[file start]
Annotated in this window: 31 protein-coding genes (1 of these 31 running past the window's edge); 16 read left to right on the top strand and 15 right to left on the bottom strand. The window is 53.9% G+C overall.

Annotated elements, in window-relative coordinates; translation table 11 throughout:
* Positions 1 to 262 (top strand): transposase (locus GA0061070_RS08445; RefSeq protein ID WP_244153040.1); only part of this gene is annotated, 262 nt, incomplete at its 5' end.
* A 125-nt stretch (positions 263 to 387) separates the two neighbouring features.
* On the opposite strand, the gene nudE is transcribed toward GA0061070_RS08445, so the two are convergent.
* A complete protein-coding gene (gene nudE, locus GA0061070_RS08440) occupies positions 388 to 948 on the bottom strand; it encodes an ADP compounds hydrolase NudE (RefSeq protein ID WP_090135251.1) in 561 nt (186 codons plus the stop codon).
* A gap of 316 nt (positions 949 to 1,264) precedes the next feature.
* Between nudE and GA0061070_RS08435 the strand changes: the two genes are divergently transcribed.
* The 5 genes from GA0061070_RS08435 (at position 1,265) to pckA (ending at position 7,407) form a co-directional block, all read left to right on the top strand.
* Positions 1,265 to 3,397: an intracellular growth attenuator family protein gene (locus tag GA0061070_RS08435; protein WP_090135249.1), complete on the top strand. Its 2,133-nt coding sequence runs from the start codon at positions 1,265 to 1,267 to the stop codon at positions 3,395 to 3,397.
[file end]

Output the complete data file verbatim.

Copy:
Annotated in this window: 31 protein-coding genes (1 of these 31 running past the window's edge); 16 read left to right on the top strand and 15 right to left on the bottom strand. The window is 53.9% G+C overall.

Annotated elements, in window-relative coordinates; translation table 11 throughout:
* Positions 1 to 262 (top strand): transposase (locus GA0061070_RS08445; RefSeq protein ID WP_244153040.1); only part of this gene is annotated, 262 nt, incomplete at its 5' end.
* A 125-nt stretch (positions 263 to 387) separates the two neighbouring features.
* On the opposite strand, the gene nudE is transcribed toward GA0061070_RS08445, so the two are convergent.
* A complete protein-coding gene (gene nudE, locus GA0061070_RS08440) occupies positions 388 to 948 on the bottom strand; it encodes an ADP compounds hydrolase NudE (RefSeq protein ID WP_090135251.1) in 561 nt (186 codons plus the stop codon).
* A gap of 316 nt (positions 949 to 1,264) precedes the next feature.
* Between nudE and GA0061070_RS08435 the strand changes: the two genes are divergently transcribed.
* The 5 genes from GA0061070_RS08435 (at position 1,265) to pckA (ending at position 7,407) form a co-directional block, all read left to right on the top strand.
* Positions 1,265 to 3,397: an intracellular growth attenuator family protein gene (locus tag GA0061070_RS08435; protein WP_090135249.1), complete on the top strand. Its 2,133-nt coding sequence runs from the start codon at positions 1,265 to 1,267 to the stop codon at positions 3,395 to 3,397.